Quick Hits

October 14, 2009

Small Presses and Nobel Prize Glory 9

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The day after the Nobel was announced, the press had 3,000 backorders for Müller’s book Nadirs.

September 30, 2009

Domo Arigato, Mr. Erratum 5

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To build his or her collection, the collector of this niche item has to do nothing more than sit around and read. Didn’t find one? Well, maybe next time. No big deal. It was still a pretty good book, right?

August 24, 2009

Magic for Grown-Ups 0

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Wands and fairies – er, faeries – were never my thing, but John Crowley’s Aegypt Cycle is a revelation.

August 3, 2009

Dispatches from Vilnius 0

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Three flights and twenty hours after departing New York, I arrived in Vilnius, Lithuania, the land of potato pancakes, sour cream, and Baltas beer, where “thank you” is pronounced “achoo,” like a sneeze. Vilnius is the city closest to the geographical center of Europe, and because it’s also at a cultural crossroads, the city has […]

July 30, 2009

Parker’s Back… The Anthology: Seeking the Literarily Tattooed 0

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If you’ve got a portrait of Pushkin on your back or the complete text of The Waste Land on your shins, aspiring anthologists Justin Taylor and Eva Talmadge want you! Here’s their call for images of literary tattoos: We are seeking high quality photographs of your literary tattoos for an upcoming book. Send us your […]

July 26, 2009

Pynchon by Way of ‘Sally Forth’ 0

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Readers of the Sunday funnies may have spotted an odd juxtaposition somewhere between “Garfield” and “Beetle Bailey” this morning. “Sally Forth” writer Ces Marciuliano has reimagined the opening lines of Pynchon’s postmodern classic Gravity’s Rainbow as a baseball-themed essay by grade-schooler Hilary. We will be running an essay here on literary mashups tomorrow, but this […]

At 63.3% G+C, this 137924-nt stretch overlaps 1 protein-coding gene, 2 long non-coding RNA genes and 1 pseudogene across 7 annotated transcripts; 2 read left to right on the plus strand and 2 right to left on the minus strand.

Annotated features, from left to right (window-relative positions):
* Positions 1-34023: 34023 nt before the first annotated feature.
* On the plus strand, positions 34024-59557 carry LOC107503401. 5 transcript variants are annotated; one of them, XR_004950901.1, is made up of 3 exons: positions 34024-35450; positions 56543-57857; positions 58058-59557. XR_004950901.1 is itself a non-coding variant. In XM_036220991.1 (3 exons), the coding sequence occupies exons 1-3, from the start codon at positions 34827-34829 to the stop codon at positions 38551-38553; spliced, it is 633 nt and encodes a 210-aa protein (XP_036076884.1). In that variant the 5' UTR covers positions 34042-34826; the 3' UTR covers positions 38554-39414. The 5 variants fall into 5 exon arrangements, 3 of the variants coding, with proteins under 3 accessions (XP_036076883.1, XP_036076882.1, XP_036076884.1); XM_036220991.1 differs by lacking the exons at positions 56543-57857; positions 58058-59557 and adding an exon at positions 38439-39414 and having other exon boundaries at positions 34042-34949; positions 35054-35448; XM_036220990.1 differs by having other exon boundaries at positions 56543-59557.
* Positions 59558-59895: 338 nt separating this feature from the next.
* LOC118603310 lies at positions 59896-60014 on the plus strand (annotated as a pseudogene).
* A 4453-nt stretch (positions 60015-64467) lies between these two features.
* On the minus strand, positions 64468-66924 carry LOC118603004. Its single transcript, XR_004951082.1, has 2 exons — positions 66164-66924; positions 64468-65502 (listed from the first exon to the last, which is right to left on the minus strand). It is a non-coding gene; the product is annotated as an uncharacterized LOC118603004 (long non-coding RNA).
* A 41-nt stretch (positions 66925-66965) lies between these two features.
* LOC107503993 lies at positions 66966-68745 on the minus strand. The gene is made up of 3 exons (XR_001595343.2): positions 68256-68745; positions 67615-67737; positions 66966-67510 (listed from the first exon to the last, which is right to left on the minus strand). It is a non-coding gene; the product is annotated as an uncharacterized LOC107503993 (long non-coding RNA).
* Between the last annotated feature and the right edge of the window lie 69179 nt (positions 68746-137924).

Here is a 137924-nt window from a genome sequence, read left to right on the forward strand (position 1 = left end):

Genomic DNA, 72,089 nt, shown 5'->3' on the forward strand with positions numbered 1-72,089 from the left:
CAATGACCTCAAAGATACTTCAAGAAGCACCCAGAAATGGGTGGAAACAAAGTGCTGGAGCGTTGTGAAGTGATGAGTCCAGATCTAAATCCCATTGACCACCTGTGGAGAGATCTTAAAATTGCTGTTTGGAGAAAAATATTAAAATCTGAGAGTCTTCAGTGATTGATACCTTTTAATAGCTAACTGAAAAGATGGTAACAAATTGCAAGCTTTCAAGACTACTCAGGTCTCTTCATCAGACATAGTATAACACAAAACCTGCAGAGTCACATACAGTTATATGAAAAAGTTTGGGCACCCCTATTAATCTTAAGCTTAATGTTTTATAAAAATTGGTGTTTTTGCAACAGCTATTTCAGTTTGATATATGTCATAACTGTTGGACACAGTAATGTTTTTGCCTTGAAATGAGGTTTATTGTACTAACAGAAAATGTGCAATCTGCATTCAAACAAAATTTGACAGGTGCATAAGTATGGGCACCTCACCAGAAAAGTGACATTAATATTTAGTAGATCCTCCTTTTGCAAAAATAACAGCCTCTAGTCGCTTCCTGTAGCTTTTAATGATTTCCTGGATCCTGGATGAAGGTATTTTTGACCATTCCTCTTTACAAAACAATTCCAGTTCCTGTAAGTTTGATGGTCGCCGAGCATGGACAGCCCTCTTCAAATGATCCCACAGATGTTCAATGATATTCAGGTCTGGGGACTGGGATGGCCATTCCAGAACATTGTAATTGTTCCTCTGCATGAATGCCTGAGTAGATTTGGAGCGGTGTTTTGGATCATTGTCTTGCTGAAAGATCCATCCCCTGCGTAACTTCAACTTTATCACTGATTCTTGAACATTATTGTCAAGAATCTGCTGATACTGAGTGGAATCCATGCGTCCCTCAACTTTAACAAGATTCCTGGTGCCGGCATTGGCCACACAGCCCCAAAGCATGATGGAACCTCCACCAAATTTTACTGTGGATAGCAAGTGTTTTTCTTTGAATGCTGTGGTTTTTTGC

July 21, 2009

Full Disclosure 3

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Well, folks, it’s happened. The mainstream media has finally discovered the Internet’s sordid underbelly. According to an article in last Monday’s New York Times, a growing number of online outlets have begun reviewing products for reasons other than the simple joy of content production. Advertisers in search of buzz are plying them with freebies, and […]

July 20, 2009

A Bookshop Remembered: What Pages Meant to Me 0

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The eulogies are already being written, but there are still six weeks of life left in Toronto’s best bookshop. There’s no escaping reality though: Pages, that literary hotbed amid the faux-cool of Queen Street West, is shutting its doors at the end of August. A casualty of skyrocketing rents, Pages has been THE place to […]

July 8, 2009

Appearing Elsewhere 1

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Pete Dexter has been in the news around here lately, and keeping that ball rolling, I’ve contributed a piece to The Rumpus series “The Last Book I Loved” about Dexter’s collection of columns, Paper Trails. Technically, it’s not the last book I’ve loved (more recently there’s been Waiting for the Barbarians, Everything Ravaged, Everything Burned, […]

July 7, 2009

Appearing Elsewhere 1

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In my most recent “Year in Reading” post, I mentioned Joseph McElroy’s Women and Men, a 1200-page novel it took me six weeks to consume and six months to digest. A somewhat longer, though still woefully inadequate, consideration appears today at The Los Angeles Times’ Jacket Copy blog, as part of “Postmodernism Month.” If you […]